MIT develops a technology that makes your 3D printer 10 times faster


From the MIT, Massachusetts Institute of Technology, a group of engineers has just published a paper that explains how a new technology capable of make your 3D printer about 10 times faster. To give you an idea, a figure that today your 3D printer takes an hour to manufacture could become a reality in just 10 minutes.

The idea is based on those layers of molten plastic that many printers already use. The idea is make a series of adjustments to the print head to accelerate the working speed. These adjustments include the installation of a new mechanism capable of feeding filament to the machine at a much higher speed. In turn, the head has a laser that melts the plastic much faster while its movements are also accelerated.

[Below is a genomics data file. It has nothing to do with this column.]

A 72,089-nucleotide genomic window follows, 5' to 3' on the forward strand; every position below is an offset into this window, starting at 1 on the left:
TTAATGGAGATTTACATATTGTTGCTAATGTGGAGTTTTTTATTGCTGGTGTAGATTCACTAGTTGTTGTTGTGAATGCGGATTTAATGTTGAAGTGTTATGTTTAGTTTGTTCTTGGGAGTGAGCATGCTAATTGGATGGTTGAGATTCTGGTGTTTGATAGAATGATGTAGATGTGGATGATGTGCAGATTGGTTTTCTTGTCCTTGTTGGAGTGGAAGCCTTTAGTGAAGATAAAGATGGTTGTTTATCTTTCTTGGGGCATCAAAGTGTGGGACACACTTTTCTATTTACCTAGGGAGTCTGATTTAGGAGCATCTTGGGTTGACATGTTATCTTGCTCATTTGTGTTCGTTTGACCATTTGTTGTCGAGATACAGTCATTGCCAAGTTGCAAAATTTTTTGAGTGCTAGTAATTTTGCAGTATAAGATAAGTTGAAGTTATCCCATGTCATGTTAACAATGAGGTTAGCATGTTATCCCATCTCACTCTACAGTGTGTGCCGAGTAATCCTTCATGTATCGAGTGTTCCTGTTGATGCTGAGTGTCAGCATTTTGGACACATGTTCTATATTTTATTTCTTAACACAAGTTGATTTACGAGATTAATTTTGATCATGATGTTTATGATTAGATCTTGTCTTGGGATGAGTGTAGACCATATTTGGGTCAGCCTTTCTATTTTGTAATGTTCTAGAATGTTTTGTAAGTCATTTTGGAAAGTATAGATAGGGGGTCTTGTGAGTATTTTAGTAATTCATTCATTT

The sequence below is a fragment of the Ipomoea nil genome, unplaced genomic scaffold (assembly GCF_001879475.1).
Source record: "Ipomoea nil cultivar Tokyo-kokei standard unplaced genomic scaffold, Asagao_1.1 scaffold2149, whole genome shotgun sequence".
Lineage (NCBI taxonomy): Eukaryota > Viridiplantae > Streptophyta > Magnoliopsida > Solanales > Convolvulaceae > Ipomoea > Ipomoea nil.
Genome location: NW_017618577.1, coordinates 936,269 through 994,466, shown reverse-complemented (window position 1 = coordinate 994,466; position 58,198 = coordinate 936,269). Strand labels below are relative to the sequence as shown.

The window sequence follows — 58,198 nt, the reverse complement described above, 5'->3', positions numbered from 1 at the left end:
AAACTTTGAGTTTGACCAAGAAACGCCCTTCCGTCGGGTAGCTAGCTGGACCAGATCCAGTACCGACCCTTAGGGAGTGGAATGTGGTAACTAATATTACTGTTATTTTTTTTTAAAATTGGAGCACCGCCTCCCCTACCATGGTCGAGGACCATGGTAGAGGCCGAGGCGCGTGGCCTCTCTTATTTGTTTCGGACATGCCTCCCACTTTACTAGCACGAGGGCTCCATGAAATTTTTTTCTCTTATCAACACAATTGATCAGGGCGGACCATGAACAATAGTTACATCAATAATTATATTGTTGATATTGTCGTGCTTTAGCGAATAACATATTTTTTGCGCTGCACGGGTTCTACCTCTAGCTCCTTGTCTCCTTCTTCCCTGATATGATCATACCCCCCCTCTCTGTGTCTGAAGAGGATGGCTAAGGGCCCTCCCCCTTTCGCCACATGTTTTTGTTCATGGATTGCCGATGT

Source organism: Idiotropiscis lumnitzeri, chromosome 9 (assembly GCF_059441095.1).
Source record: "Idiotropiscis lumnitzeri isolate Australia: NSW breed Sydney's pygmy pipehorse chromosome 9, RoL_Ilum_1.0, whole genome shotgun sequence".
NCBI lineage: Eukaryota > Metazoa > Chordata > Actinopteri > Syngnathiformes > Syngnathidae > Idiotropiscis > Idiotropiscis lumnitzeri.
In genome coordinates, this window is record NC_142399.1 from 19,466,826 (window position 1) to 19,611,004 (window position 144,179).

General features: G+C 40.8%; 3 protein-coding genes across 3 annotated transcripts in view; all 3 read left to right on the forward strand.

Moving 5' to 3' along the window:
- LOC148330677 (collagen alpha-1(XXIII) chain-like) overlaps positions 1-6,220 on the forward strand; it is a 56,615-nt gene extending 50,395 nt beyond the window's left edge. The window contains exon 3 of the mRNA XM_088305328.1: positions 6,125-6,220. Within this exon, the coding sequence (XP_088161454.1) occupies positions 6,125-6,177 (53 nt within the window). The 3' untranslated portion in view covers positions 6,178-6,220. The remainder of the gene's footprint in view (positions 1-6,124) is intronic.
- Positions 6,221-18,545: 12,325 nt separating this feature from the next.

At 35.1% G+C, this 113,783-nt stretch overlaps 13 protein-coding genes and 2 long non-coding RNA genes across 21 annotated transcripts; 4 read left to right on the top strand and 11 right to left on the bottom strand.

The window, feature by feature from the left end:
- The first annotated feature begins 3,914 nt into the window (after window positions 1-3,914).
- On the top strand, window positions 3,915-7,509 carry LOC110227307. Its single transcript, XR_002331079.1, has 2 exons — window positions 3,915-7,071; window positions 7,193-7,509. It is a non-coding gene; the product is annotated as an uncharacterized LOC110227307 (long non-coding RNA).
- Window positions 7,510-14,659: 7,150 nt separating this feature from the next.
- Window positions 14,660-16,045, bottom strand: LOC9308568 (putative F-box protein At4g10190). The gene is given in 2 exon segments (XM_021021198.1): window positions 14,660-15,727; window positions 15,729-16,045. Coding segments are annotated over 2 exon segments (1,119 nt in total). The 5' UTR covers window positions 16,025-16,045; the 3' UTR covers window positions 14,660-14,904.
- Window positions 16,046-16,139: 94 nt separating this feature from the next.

There is no set date for this new MIT technology to hit the market

As commented by the chief engineers in charge of the development of the project, Anastasios John Hart y Jamison goThe key to making an FDM-type 3D printer up to 10 times faster than the traditional model is to modify the print head, which has been equipped with a laser-assisted screw mechanism. This screw is in charge of feeding the plastic filament through a high resistance nozzle while the laser heats up faster and melts the plastic filament.

Although this technology promises to reduce production times even more, the bad news that this team of engineers gives us is that, at the moment, there is no forecast for this technology to reach the market since, for now, we are only facing an internal MIT project. For it to reach the market, it is MIT itself that must close agreements with companies in the sector and register all the necessary patents.

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